Alcoholic Liver Disease Associated with Increased Gamma-Glutamyltransferase Activities in Serum and Liver
Chronic alcohol consumption leads to increased activities of gamma-glutamyltransferase (GGT) in the serum which are associated with an enhancement of GGT activities in the liver. These findings suggest that increased GGT activities commonly found in alcoholic liver disease can be ascribed primarily to hepatic enzyme induction rather than to liver cell injury, since hepatic GGT activities were increased but not reduced. Moreover, at the fatty liver stage the fetal form of GGT in the serum is much higher in activity that the adult form, whereas the reverse constellation can be found in patients with alcoholic liver cirrhosis. Thus, these preliminary data suggest that the determination of various forms of GGT in the serum of alcoholics may be useful in establishing the particular stage of alcoholic liver disease by a simple enzyme test in the serum.
The gamma-glutamyltransferase (GGT) catalyzes the transfer of the gamma-glutamyl residue to amino acids or peptides and may function in the regulation of the glutathione level and amino acid transport through cell membranes (Meister, 1974). A fetal and adult form of GGT activity has been described in the serum more recently, and differentiation was achieved using Concanavalin-A Sepharose column chromatography (Köttgen et al., 1977).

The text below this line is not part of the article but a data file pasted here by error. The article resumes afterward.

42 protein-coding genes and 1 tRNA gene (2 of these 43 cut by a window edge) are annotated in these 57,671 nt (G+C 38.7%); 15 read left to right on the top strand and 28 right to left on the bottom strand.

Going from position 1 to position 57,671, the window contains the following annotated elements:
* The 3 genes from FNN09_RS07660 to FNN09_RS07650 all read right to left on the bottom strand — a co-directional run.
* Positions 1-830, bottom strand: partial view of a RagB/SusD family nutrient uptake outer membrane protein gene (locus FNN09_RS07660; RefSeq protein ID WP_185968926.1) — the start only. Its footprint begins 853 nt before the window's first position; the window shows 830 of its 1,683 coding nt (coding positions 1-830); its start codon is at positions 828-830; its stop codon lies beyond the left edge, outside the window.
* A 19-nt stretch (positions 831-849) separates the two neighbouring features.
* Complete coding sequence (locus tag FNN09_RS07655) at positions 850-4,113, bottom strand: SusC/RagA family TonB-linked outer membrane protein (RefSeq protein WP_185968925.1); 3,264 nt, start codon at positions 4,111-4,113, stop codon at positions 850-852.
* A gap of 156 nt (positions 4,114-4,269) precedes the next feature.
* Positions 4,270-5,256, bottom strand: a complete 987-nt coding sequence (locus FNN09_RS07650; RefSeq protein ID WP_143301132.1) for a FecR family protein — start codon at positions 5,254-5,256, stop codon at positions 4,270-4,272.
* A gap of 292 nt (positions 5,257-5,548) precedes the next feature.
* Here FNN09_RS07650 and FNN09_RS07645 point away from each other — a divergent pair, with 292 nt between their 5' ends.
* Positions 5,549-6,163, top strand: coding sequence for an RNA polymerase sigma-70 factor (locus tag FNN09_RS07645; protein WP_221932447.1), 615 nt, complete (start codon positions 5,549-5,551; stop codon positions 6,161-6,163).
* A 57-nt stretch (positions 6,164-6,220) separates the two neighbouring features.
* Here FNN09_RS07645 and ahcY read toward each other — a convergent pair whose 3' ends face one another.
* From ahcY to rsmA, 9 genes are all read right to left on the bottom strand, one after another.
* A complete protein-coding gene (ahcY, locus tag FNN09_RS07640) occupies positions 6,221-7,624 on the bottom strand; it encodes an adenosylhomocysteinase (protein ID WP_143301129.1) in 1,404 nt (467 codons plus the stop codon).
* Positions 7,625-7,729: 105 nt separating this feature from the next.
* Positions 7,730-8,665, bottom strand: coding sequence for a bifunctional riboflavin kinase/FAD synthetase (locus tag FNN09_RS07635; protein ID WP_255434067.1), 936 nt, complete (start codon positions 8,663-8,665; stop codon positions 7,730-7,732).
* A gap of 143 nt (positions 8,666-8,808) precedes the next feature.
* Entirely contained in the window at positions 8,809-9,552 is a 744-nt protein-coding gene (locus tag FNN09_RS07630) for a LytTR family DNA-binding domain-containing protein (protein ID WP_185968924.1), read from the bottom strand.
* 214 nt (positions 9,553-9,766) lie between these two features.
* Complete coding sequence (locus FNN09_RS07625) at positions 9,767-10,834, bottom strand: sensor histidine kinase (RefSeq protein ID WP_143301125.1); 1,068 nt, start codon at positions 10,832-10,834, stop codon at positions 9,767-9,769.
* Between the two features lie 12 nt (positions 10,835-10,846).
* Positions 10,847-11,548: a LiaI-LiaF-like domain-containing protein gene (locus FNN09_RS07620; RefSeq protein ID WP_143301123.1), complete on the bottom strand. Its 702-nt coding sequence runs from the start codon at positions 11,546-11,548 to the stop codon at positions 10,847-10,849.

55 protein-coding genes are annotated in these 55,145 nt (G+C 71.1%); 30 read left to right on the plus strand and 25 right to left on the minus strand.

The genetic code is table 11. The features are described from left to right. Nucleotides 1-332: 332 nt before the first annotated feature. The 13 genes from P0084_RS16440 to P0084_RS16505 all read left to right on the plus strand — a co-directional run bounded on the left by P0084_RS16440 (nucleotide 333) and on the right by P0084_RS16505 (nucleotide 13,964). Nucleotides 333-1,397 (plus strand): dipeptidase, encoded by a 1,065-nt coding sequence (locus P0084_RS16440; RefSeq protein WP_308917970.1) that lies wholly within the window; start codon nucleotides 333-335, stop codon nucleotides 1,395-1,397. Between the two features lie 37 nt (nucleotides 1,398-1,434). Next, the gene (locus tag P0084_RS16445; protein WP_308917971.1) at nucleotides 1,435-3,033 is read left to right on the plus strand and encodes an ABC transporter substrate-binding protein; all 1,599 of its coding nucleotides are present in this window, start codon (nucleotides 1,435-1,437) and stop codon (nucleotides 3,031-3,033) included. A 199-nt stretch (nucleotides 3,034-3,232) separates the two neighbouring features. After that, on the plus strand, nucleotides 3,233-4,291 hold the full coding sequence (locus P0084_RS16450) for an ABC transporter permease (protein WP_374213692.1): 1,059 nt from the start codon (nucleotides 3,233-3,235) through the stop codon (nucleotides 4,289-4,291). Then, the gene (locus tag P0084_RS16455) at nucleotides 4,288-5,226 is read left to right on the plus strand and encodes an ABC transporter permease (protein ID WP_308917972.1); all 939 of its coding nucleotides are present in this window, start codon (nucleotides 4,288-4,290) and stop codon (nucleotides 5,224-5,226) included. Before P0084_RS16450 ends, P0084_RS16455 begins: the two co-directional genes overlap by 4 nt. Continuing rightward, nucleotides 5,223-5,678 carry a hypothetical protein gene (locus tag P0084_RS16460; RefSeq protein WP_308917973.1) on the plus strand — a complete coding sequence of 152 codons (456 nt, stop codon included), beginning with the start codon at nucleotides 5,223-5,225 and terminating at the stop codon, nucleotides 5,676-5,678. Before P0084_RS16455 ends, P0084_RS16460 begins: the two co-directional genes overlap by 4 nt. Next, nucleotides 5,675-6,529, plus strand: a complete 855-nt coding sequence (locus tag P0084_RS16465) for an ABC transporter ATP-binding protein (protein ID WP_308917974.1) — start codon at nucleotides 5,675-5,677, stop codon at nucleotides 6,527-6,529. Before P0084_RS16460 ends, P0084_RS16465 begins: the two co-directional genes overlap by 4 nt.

Chronic alcohol consumption leads to striking elevations of serum gamma-glutamyltransferase activities (Rosalki and Rau, 1972); Teschke et al., 1978), but the mechanism of the enhancement of serum GGT activity is still disputed. It has been suggested that increased serum GGT activities associated with alcoholism might be caused by an increased release of GGT activity from the liver due to hepatic injury (Singer and Kaplan, 1978) or result from hepatic enzyme induction (Teschke et al., 1977; Ishii et al., 1978; Shaw and Lieber, 1979). Studies in experimental animals have indeed shown that chronic alcohol consumption increases (Teschke et al., 1977; Ishii et al., 1978; Shaw and Lieber, 1979) or depresses (Singer and Kaplan, 1978) rat liver gamma-glutamyltransferase activities.
The present paper will focus on the mechanism involved in the enhancement of serum GGT activity in patients with a history of chronic alcohol consumption; moreover, an attempt is made to correlate alterations of the fetal and adult form of serum GGT activity with various stages of alcoholic liver disease.
KeywordsHepatic Injury Alcoholic Liver Disease Adult Form Chronic Alcohol Consumption Alcoholic Liver Cirrhosis
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